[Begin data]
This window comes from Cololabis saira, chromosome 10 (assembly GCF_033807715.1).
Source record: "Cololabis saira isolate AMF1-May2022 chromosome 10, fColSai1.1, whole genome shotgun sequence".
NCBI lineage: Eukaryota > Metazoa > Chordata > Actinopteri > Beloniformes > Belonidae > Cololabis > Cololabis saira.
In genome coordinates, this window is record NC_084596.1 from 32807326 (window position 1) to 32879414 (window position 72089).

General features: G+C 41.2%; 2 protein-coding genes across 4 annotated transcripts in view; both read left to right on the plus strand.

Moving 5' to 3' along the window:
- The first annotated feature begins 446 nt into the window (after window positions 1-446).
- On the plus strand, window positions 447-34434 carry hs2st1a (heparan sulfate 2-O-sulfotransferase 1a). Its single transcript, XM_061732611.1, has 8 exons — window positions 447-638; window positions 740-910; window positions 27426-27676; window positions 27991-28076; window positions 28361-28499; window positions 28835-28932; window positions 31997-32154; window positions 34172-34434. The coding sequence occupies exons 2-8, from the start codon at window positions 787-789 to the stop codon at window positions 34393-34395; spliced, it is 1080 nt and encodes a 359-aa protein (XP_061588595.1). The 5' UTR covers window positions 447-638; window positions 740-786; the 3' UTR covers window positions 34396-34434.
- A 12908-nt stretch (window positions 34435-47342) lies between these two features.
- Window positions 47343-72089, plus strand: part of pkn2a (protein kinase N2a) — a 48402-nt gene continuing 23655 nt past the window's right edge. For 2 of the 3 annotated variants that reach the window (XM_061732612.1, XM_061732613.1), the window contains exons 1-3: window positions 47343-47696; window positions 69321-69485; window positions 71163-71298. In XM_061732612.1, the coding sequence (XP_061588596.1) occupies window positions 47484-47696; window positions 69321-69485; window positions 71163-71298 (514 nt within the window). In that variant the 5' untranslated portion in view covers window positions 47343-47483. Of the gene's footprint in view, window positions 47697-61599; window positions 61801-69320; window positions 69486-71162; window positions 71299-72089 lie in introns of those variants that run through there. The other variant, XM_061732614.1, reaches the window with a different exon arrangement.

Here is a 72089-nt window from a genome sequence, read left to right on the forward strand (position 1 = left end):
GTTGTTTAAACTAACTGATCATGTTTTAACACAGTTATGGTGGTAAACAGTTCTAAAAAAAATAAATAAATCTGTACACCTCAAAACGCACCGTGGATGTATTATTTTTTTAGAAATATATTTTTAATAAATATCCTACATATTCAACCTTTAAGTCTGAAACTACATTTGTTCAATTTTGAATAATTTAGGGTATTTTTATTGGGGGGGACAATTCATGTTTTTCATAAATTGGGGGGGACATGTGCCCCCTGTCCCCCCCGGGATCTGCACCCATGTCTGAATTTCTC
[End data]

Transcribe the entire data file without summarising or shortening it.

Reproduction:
This window comes from Cololabis saira, chromosome 10 (assembly GCF_033807715.1).
Source record: "Cololabis saira isolate AMF1-May2022 chromosome 10, fColSai1.1, whole genome shotgun sequence".
NCBI lineage: Eukaryota > Metazoa > Chordata > Actinopteri > Beloniformes > Belonidae > Cololabis > Cololabis saira.
In genome coordinates, this window is record NC_084596.1 from 32807326 (window position 1) to 32879414 (window position 72089).

General features: G+C 41.2%; 2 protein-coding genes across 4 annotated transcripts in view; both read left to right on the plus strand.

Moving 5' to 3' along the window:
- The first annotated feature begins 446 nt into the window (after window positions 1-446).
- On the plus strand, window positions 447-34434 carry hs2st1a (heparan sulfate 2-O-sulfotransferase 1a). Its single transcript, XM_061732611.1, has 8 exons — window positions 447-638; window positions 740-910; window positions 27426-27676; window positions 27991-28076; window positions 28361-28499; window positions 28835-28932; window positions 31997-32154; window positions 34172-34434. The coding sequence occupies exons 2-8, from the start codon at window positions 787-789 to the stop codon at window positions 34393-34395; spliced, it is 1080 nt and encodes a 359-aa protein (XP_061588595.1). The 5' UTR covers window positions 447-638; window positions 740-786; the 3' UTR covers window positions 34396-34434.
- A 12908-nt stretch (window positions 34435-47342) lies between these two features.
- Window positions 47343-72089, plus strand: part of pkn2a (protein kinase N2a) — a 48402-nt gene continuing 23655 nt past the window's right edge. For 2 of the 3 annotated variants that reach the window (XM_061732612.1, XM_061732613.1), the window contains exons 1-3: window positions 47343-47696; window positions 69321-69485; window positions 71163-71298. In XM_061732612.1, the coding sequence (XP_061588596.1) occupies window positions 47484-47696; window positions 69321-69485; window positions 71163-71298 (514 nt within the window). In that variant the 5' untranslated portion in view covers window positions 47343-47483. Of the gene's footprint in view, window positions 47697-61599; window positions 61801-69320; window positions 69486-71162; window positions 71299-72089 lie in introns of those variants that run through there. The other variant, XM_061732614.1, reaches the window with a different exon arrangement.

Here is a 72089-nt window from a genome sequence, read left to right on the forward strand (position 1 = left end):
GTTGTTTAAACTAACTGATCATGTTTTAACACAGTTATGGTGGTAAACAGTTCTAAAAAAAATAAATAAATCTGTACACCTCAAAACGCACCGTGGATGTATTATTTTTTTAGAAATATATTTTTAATAAATATCCTACATATTCAACCTTTAAGTCTGAAACTACATTTGTTCAATTTTGAATAATTTAGGGTATTTTTATTGGGGGGGACAATTCATGTTTTTCATAAATTGGGGGGGACATGTGCCCCCTGTCCCCCCCGGGATCTGCACCCATGTCTGAATTTCTC